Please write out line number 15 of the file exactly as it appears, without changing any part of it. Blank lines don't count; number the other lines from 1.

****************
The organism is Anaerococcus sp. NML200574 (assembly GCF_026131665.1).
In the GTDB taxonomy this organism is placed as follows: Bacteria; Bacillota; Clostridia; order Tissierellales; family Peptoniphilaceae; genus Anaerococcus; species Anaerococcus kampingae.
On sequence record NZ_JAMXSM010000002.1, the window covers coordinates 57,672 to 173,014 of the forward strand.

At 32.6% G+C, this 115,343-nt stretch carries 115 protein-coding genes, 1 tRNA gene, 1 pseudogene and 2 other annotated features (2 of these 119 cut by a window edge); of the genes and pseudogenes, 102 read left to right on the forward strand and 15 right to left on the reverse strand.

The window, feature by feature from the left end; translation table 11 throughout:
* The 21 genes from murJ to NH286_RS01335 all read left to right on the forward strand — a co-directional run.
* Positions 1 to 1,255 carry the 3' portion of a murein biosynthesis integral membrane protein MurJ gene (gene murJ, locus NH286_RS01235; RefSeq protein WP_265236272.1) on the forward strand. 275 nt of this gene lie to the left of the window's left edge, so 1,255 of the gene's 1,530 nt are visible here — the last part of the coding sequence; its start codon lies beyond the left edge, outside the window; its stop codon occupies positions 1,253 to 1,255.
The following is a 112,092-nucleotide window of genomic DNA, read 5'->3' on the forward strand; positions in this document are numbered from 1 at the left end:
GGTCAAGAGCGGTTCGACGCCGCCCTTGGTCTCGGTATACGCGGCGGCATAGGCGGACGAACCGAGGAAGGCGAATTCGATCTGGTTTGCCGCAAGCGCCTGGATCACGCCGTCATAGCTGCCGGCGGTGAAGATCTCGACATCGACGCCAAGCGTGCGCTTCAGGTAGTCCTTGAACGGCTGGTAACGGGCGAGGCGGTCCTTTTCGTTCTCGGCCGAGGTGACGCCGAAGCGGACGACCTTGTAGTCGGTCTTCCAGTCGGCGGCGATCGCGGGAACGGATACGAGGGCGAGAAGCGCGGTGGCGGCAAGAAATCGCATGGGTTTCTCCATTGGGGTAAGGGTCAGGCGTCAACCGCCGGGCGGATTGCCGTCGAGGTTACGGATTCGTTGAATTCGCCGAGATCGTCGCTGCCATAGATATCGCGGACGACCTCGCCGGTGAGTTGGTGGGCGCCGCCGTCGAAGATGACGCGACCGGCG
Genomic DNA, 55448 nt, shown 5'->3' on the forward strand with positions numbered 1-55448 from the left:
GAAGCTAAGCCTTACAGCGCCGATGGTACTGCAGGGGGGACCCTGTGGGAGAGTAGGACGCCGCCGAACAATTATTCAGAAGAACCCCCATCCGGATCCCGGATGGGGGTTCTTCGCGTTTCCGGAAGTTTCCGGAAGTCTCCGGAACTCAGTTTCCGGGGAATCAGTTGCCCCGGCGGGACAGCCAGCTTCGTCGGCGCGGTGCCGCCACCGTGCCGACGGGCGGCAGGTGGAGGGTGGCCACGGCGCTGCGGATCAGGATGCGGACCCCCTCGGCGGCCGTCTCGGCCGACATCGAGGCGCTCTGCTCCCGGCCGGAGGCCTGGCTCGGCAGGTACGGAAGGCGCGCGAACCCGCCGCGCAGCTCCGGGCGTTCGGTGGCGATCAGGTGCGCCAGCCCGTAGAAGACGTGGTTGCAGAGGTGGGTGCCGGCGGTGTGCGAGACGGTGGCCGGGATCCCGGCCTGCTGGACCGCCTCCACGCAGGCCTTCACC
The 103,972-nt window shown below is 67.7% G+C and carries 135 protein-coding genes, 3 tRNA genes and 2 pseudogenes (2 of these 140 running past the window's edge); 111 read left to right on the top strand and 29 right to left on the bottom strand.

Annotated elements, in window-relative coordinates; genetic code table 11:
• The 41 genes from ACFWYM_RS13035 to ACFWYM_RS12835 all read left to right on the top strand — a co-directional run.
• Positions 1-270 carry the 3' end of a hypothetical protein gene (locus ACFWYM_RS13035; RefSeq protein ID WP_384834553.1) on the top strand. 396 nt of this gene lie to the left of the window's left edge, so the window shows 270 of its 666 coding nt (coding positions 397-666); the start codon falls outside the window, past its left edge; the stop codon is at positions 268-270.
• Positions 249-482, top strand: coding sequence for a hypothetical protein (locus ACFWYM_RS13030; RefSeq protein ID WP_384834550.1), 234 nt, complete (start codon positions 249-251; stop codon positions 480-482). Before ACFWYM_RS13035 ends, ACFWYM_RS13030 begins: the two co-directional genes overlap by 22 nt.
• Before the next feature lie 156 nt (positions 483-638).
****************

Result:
• Positions 1-270 carry the 3' end of a hypothetical protein gene (locus ACFWYM_RS13035; RefSeq protein ID WP_384834553.1) on the top strand. 396 nt of this gene lie to the left of the window's left edge, so the window shows 270 of its 666 coding nt (coding positions 397-666); the start codon falls outside the window, past its left edge; the stop codon is at positions 268-270.